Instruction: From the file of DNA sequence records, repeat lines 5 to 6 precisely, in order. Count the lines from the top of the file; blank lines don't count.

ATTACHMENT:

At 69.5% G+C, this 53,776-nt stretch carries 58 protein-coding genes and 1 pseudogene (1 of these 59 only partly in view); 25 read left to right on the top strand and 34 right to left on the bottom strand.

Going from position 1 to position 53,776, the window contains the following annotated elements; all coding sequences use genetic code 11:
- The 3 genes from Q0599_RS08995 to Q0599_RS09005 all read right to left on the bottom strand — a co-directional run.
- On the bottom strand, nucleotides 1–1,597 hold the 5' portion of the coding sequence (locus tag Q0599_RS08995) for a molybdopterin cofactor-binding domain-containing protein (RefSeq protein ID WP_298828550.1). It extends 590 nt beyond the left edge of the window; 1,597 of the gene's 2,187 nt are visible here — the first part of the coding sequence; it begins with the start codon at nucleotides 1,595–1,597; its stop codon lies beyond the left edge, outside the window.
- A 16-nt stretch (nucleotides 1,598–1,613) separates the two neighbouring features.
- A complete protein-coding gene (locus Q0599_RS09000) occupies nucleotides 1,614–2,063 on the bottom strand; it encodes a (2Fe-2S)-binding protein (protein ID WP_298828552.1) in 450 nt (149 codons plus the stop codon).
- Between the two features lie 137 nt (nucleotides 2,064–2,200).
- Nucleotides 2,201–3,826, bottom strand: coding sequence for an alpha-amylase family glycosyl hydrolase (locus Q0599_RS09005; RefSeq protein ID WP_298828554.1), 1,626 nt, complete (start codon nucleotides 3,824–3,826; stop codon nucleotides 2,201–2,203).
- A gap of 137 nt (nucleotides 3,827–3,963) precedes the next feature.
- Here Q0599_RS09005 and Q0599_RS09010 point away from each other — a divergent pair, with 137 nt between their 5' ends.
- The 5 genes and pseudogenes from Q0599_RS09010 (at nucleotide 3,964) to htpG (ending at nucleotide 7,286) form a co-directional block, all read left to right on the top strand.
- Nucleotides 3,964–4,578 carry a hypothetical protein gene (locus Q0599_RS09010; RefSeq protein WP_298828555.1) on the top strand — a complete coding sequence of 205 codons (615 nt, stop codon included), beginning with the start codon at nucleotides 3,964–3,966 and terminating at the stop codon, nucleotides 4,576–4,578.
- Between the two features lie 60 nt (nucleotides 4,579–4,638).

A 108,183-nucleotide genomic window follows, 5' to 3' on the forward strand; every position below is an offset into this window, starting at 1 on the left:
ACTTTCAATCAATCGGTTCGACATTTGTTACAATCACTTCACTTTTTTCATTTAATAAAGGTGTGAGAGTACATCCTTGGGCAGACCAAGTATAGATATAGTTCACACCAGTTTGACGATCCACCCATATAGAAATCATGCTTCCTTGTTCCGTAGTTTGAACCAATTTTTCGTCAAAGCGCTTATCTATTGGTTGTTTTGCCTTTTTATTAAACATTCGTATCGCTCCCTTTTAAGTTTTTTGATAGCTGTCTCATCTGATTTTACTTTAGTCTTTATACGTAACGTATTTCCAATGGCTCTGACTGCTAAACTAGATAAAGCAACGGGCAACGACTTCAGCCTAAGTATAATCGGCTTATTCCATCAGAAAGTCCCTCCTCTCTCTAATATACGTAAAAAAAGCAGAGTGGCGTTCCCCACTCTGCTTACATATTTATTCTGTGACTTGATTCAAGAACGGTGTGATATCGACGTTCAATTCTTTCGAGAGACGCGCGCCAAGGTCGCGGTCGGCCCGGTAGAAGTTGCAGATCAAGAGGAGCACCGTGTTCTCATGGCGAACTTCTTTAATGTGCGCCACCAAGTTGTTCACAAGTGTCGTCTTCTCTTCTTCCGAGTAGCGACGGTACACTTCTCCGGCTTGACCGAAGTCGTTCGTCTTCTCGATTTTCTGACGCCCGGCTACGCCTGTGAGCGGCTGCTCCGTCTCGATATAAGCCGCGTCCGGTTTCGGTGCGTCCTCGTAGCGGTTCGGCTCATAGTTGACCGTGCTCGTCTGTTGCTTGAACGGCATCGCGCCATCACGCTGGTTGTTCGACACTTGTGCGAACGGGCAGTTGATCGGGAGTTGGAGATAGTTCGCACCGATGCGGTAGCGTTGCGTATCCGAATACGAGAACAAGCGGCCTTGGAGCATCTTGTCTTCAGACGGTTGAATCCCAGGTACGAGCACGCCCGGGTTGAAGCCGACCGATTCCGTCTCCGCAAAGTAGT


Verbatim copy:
- A 16-nt stretch (nucleotides 1,598–1,613) separates the two neighbouring features.
- A complete protein-coding gene (locus Q0599_RS09000) occupies nucleotides 1,614–2,063 on the bottom strand; it encodes a (2Fe-2S)-binding protein (protein ID WP_298828552.1) in 450 nt (149 codons plus the stop codon).